REVIEW: 'Heaven' tells story of faith, but not without questioning it
By Ann Hornaday
The Washington Post
In "Heaven Is For Real," Colton Burpo, the angelic 4-year-old son of a Nebraska pastor, undergoes emergency surgery and while under anesthesia experiences a series of visions, including watching his own operation, observing the prayers of his anguished parents and meeting Jesus.
At first, Todd Burpo (Greg Kinnear) listens to Colton's stories with the amused forbearance of a mildly skeptical but proud parent: He and his wife, Sonja (Kelly Reilly), chalk up Colton's detailed visions to the stories and hymns he's been steeped in all his life. But when Colton mentions encountering people he never met or even knew existed, Todd becomes convinced that his son really has glimpsed the afterlife, a revelation that sends the preacher on a journey that will ultimately threaten his parish and his family.
Viewers expecting "Heaven Is For Real," adapted from Todd Burpo's best-selling memoir by the director Randall Wallace, to be an anodyne allegory of reassurance and unconditional faith are in for something a little bit edgier, and that turns out to be a good thing. Thanks to a sensitive performance from Kinnear, as well as from a terrific cast of supporting actors, what could have been merely a feel-good exercise in Eschatology Lite instead becomes a wholesome but also surprisingly tough-minded portrait of a man wrestling with his faith.
Gentle, well-meaning and suffused with the easygoing tolerance that largely characterizes the small Midwestern community where the Burpos live, "Heaven Is For Real" undoubtedly supports Colton's contention that he visited heaven — where, he tells his father in the movie, Jesus rides a multicolored horse and bands of singing angels apparently don't take requests (at least for "We Will Rock You"). But the movie doesn't succumb entirely to credulity.
Most of the film has to do with the painful questions Todd, his wife and his parishioners grapple with as they contemplate the implications of Colton's startling disclosures, first trying to fit them into scriptural understanding and then, when that fails, their own personal theology — or something in between, and unnamed. "Why can't it just be a mystery?" Todd's wife asks at one point, echoing the very thoughts of audience members who may not accept Colton's words as literally true but don't reflexively dismiss them, either. (There's no question, however, that "Heaven Is For Real" is a Christian movie: One of its producers is megachurch leader T.D. Jakes.)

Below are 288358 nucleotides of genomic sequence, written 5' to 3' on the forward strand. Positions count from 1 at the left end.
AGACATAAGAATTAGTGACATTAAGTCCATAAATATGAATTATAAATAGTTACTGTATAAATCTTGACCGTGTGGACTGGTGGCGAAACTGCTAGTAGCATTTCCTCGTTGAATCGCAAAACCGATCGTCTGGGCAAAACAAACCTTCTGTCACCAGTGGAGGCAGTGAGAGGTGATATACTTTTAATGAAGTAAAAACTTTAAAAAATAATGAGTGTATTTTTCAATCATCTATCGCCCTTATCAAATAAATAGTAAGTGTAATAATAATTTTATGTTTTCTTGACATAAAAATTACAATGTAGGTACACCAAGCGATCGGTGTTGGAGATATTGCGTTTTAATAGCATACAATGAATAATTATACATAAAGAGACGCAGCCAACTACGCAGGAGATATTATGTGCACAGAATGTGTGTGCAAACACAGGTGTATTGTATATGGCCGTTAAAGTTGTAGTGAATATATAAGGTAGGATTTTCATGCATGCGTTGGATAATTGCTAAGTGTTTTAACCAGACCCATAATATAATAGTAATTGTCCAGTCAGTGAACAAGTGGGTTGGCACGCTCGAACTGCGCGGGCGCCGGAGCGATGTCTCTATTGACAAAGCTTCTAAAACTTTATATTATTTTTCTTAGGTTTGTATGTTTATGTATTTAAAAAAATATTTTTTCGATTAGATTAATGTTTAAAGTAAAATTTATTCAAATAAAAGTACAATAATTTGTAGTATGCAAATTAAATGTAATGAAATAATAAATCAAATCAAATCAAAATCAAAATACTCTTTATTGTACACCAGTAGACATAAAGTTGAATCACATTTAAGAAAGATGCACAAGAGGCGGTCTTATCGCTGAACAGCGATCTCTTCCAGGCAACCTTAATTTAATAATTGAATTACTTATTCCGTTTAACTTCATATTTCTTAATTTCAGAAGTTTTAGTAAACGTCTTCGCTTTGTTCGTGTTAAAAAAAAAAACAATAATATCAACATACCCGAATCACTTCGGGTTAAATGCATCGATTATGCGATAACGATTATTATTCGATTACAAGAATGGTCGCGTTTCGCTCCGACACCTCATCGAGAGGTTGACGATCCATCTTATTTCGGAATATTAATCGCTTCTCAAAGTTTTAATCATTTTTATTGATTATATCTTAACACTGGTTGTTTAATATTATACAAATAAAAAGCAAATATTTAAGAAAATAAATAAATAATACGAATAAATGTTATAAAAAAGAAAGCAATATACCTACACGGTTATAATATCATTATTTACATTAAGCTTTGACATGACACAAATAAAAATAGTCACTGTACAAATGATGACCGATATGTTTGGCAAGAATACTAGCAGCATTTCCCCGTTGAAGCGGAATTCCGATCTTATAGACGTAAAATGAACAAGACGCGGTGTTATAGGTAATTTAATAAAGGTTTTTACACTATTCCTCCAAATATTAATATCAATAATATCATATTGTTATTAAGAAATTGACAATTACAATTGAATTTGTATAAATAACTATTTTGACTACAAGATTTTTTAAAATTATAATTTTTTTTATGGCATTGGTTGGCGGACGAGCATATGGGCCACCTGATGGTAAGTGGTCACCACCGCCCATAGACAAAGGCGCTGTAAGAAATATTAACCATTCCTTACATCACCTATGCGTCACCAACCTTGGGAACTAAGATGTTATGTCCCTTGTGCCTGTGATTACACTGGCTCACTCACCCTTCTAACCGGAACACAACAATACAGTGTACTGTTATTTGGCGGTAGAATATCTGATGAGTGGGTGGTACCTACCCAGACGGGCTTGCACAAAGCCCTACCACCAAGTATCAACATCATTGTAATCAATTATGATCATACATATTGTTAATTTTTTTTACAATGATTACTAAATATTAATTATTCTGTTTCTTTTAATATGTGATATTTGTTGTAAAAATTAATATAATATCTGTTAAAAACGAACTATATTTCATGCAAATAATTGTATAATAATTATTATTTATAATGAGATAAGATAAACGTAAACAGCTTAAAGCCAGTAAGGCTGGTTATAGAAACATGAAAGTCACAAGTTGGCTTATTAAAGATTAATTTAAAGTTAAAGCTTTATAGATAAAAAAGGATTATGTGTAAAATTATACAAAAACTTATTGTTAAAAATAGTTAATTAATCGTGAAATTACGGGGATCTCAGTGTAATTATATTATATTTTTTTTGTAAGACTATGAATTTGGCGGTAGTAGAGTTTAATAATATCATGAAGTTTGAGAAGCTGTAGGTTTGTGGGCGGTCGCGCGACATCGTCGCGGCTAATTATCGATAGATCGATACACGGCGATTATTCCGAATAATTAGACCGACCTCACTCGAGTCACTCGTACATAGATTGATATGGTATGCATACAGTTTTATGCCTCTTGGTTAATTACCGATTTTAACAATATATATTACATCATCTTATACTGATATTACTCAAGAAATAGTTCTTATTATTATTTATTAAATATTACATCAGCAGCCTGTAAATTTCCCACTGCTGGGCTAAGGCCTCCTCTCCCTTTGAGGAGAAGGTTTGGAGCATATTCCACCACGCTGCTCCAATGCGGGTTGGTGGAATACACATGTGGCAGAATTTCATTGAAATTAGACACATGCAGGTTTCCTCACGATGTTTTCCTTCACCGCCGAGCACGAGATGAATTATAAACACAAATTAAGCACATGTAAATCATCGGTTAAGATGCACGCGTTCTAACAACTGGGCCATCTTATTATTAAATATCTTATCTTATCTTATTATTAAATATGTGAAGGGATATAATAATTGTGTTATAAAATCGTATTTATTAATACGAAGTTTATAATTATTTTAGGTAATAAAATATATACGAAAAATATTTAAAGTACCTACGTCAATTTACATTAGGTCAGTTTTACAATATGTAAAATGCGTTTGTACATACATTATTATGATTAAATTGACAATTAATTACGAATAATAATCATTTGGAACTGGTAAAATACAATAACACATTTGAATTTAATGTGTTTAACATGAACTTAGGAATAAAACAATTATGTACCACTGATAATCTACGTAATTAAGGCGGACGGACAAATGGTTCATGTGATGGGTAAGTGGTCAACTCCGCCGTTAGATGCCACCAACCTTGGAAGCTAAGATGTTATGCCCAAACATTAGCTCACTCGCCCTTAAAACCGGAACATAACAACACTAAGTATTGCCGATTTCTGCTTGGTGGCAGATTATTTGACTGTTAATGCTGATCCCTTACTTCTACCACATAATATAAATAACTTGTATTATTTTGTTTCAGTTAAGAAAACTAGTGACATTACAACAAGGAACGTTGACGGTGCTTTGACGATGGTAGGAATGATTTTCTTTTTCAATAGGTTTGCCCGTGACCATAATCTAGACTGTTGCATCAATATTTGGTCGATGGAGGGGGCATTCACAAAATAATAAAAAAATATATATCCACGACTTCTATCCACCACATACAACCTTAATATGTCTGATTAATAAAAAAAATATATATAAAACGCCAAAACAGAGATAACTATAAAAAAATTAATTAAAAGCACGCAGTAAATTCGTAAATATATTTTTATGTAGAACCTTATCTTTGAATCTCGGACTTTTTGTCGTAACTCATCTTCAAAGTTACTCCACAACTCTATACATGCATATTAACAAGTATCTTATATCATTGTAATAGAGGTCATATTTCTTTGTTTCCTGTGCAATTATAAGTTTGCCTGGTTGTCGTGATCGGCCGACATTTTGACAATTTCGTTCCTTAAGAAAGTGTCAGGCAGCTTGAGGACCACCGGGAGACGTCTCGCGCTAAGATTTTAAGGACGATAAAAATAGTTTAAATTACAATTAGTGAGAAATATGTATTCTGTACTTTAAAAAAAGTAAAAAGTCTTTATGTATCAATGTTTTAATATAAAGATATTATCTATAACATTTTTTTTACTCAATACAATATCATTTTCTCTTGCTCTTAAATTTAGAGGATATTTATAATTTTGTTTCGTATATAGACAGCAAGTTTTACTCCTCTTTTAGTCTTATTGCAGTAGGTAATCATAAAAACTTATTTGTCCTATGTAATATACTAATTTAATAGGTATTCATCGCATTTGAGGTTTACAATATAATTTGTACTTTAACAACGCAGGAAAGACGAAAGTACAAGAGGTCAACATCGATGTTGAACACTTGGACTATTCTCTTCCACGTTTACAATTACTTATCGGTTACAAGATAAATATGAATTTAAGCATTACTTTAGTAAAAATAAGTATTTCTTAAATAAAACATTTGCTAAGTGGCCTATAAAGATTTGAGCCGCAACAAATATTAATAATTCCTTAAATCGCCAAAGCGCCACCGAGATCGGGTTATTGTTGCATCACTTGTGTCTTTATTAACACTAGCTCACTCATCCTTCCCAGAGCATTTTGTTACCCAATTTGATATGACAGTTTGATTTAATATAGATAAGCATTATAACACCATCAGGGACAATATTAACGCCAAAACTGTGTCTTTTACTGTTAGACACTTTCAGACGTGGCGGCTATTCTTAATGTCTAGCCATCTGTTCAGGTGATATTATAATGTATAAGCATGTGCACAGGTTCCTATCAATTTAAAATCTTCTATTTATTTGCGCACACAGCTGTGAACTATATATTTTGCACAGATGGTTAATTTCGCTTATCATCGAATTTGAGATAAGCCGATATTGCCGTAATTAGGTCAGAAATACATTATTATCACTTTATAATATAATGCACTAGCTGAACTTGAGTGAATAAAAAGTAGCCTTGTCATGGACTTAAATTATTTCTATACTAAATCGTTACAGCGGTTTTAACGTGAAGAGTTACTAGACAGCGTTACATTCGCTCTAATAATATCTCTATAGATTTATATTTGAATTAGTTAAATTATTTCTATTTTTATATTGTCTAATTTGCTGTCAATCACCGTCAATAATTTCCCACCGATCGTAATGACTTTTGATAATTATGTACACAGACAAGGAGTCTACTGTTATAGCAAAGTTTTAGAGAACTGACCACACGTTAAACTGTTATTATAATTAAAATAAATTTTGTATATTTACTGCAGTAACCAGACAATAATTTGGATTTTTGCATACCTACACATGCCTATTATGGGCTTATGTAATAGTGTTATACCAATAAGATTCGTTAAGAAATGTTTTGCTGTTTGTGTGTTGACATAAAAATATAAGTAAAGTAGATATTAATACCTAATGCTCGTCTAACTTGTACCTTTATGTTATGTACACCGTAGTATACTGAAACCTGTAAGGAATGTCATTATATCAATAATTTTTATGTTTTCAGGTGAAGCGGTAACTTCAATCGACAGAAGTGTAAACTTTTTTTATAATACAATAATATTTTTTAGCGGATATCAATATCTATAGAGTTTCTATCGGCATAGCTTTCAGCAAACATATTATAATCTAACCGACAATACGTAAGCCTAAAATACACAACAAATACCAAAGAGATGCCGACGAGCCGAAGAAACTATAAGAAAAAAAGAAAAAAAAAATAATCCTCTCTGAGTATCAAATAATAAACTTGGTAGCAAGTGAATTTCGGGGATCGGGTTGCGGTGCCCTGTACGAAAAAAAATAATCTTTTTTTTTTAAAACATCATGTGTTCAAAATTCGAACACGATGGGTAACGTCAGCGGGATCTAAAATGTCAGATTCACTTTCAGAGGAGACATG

As a sympathetic, morally centered voice of reason, Sonja Burpo joins Jennifer Connelly's character in "Noah" as the wife of a man increasingly consumed by holy visions, only to lose track of what he cares about most. In "Heaven Is For Real," Todd Burpo is introduced as a nice guy, a modest garage-door installer whose conversational sermons appeal to his small, middle-of-the-road evangelical congregation. When he appears to be more interested in preaching the Gospel of the Son of Todd than the Son of God, parishioners begin to recoil: In one testily effective church meeting, a woman played by the magnificent Margo Martindale confronts Todd with the germane observation that the concepts of heaven and hell have been used for centuries to frighten and manipulate people. (Martindale is also at the center of one of the film's most wrenching and pivotal scenes.)
This push-and-pull represents the best of "Heaven Is For Real," which also has some humorous moments, many coming from Thomas Haden Church as the town banker who can always be relied on for a deadpan remark or two. Wallace — who uses a bright blue palette throughout the film, the better to reflect the preternaturally blue eyes of Connor Corum, who plays Colton — sets up enough events leading to the youngster's experience that alternative explanations are readily available. Once or twice the director succumbs to facile logic and on-the-nose sentimentality, especially in Colton's childish cotton-cloud recollections. But then again, he is a child, and the kitschy staging serves to reinforce the essential tensions that propel the film.
With no less a steadfast atheist than Barbara Ehrenreich recently publishing a memoir of her own youthful encounter with the Great Unfathomable, and neurosurgeon Eben Alexander declaring in Newsweek magazine that he, too, took a cosmic journey to the beyond, "Heaven Is For Real" is well timed to coincide with collective speculation on transcendence in its varied, most inexplicable forms. Presumably in keeping with Burpo's book, Wallace ends the film tying Colton's visions to those of another young person halfway around the world, whose paintings of Jesus eerily coincided with the American toddler's impressions.
That may be an intriguing turn of events, but the postscript unfortunately detracts from the most powerful sequence in "Heaven Is For Real," wherein Todd finally seems to process Colton's journey into something personally crucial and spiritually transformative. In that moving climactic scene, the preoccupations that have consumed him seem utterly beside the point compared with how in God's name we can love our neighbors as ourselves. It may not involve singing angels or multicolored ponies, but it's still a question for the ages.